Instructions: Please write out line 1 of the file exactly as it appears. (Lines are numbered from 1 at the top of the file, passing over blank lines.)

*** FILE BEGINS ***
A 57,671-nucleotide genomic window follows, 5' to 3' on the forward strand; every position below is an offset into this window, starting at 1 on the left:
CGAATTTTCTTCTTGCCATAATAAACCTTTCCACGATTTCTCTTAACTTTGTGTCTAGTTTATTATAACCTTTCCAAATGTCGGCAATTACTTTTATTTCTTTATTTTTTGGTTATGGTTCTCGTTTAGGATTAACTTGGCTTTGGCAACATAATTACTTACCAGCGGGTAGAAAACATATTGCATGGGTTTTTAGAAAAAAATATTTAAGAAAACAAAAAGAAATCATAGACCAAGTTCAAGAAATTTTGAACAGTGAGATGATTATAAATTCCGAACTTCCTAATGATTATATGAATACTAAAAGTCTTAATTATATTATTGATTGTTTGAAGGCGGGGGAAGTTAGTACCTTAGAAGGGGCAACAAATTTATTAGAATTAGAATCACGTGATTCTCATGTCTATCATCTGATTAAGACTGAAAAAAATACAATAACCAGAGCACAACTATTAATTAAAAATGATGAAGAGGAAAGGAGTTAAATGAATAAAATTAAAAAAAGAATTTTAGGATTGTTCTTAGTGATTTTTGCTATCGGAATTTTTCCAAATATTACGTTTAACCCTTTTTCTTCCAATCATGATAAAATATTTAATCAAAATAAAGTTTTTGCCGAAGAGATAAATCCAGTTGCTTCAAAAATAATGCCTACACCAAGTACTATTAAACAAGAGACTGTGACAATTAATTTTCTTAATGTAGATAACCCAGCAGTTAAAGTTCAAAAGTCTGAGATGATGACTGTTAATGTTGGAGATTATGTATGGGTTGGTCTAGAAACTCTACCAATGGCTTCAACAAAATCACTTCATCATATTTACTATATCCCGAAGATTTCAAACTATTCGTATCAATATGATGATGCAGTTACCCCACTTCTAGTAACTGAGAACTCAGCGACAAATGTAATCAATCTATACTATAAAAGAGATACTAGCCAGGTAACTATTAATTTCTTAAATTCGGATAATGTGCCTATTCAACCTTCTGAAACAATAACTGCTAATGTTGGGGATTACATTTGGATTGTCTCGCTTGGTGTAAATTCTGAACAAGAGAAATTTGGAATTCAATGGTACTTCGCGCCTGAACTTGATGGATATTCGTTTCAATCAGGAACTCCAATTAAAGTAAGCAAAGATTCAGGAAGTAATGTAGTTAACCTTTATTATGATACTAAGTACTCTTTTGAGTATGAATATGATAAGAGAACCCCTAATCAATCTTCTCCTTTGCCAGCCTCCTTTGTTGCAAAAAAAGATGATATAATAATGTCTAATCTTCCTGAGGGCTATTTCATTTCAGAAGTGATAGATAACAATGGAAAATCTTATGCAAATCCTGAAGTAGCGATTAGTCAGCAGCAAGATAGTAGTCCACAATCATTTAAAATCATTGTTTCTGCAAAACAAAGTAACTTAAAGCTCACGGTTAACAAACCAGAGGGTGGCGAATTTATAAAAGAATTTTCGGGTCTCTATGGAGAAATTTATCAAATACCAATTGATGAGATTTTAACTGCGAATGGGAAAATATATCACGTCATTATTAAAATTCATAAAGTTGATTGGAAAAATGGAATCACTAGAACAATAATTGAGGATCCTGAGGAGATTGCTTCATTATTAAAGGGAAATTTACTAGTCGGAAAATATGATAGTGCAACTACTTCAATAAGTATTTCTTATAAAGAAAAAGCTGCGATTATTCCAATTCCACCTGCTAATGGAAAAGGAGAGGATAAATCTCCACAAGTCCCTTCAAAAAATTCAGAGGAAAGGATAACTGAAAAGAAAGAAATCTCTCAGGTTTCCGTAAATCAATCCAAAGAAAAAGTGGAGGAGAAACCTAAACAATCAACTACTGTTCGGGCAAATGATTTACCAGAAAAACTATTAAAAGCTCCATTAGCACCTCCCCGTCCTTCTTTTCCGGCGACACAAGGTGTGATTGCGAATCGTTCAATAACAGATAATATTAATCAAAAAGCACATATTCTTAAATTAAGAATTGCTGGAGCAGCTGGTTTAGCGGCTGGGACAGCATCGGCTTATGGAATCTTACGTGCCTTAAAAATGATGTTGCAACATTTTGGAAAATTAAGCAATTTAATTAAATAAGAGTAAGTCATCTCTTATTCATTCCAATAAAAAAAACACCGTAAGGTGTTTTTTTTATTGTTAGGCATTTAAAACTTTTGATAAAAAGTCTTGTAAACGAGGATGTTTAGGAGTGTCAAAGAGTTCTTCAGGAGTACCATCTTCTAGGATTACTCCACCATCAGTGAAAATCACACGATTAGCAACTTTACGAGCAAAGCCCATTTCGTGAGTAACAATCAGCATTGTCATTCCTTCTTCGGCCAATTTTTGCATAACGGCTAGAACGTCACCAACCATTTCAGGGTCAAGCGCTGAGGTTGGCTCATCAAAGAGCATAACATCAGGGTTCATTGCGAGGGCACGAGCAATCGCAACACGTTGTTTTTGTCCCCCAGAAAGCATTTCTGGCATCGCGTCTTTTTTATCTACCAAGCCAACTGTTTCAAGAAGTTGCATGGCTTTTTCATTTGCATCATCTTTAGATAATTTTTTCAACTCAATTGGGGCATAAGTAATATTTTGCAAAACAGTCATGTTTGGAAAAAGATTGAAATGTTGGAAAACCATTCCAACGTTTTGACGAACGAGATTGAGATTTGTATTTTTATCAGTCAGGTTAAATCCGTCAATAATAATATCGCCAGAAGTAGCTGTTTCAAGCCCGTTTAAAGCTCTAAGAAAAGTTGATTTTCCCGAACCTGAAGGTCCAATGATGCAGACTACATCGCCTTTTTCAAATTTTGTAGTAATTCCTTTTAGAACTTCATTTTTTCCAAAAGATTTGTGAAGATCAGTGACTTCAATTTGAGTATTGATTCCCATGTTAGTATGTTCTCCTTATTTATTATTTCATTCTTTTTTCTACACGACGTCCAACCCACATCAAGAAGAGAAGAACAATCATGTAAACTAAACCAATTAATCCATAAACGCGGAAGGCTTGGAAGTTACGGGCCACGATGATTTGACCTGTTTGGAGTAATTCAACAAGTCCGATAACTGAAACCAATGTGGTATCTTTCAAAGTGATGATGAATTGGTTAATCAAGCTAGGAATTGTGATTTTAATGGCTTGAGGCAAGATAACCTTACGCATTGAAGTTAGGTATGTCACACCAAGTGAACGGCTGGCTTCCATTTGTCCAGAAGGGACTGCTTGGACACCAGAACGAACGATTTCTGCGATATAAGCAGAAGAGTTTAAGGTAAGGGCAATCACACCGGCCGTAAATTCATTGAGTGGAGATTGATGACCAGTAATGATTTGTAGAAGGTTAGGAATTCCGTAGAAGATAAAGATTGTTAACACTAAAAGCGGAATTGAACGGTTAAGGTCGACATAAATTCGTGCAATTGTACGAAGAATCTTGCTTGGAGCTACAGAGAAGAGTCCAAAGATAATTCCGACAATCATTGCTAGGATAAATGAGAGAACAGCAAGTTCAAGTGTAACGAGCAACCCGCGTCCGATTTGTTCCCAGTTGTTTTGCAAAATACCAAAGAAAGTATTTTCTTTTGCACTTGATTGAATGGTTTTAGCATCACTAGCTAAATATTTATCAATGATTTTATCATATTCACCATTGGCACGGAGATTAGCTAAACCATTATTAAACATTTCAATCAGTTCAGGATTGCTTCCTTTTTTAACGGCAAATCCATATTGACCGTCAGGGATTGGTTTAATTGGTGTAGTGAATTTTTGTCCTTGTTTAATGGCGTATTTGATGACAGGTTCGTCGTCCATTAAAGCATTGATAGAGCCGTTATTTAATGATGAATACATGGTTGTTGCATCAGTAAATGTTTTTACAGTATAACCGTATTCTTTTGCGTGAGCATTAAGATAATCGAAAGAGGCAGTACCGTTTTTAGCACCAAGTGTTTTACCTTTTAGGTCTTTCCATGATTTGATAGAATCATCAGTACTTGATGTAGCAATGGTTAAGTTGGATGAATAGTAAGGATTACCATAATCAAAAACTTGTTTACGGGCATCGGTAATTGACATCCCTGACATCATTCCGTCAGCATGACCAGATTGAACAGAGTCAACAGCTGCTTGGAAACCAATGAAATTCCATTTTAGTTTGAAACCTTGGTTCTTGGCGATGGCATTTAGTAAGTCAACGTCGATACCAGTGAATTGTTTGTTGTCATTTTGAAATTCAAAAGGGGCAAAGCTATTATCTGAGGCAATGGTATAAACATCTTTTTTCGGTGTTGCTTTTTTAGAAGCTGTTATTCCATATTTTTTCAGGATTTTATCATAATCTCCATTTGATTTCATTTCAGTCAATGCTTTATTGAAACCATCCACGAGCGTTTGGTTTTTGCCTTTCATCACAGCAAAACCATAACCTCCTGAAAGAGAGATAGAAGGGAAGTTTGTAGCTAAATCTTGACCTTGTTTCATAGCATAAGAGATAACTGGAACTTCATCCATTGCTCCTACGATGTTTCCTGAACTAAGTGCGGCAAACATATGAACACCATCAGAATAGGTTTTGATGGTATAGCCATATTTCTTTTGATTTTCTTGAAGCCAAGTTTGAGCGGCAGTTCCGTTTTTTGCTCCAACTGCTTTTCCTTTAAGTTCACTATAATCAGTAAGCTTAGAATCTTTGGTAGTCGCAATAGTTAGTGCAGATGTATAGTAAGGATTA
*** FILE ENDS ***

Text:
A 57,671-nucleotide genomic window follows, 5' to 3' on the forward strand; every position below is an offset into this window, starting at 1 on the left: